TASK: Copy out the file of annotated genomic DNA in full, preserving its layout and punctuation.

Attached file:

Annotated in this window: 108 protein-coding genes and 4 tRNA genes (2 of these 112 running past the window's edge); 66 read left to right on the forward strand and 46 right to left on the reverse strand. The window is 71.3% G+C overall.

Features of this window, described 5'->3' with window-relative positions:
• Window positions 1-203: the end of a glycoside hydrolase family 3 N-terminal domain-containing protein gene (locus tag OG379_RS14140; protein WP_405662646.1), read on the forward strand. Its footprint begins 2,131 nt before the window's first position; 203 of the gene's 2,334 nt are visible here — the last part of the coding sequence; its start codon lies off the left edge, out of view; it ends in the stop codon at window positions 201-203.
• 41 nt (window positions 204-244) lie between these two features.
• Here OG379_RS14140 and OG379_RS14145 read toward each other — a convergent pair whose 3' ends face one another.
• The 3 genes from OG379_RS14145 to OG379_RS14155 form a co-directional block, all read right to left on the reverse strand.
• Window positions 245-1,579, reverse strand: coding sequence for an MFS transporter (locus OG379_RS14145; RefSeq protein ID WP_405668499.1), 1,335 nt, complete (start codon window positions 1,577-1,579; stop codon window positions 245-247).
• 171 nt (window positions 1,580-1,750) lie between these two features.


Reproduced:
Annotated in this window: 108 protein-coding genes and 4 tRNA genes (2 of these 112 running past the window's edge); 66 read left to right on the forward strand and 46 right to left on the reverse strand. The window is 71.3% G+C overall.

Features of this window, described 5'->3' with window-relative positions:
• Window positions 1-203: the end of a glycoside hydrolase family 3 N-terminal domain-containing protein gene (locus tag OG379_RS14140; protein WP_405662646.1), read on the forward strand. Its footprint begins 2,131 nt before the window's first position; 203 of the gene's 2,334 nt are visible here — the last part of the coding sequence; its start codon lies off the left edge, out of view; it ends in the stop codon at window positions 201-203.
• 41 nt (window positions 204-244) lie between these two features.
• Here OG379_RS14140 and OG379_RS14145 read toward each other — a convergent pair whose 3' ends face one another.
• The 3 genes from OG379_RS14145 to OG379_RS14155 form a co-directional block, all read right to left on the reverse strand.
• Window positions 245-1,579, reverse strand: coding sequence for an MFS transporter (locus OG379_RS14145; RefSeq protein ID WP_405668499.1), 1,335 nt, complete (start codon window positions 1,577-1,579; stop codon window positions 245-247).
• 171 nt (window positions 1,580-1,750) lie between these two features.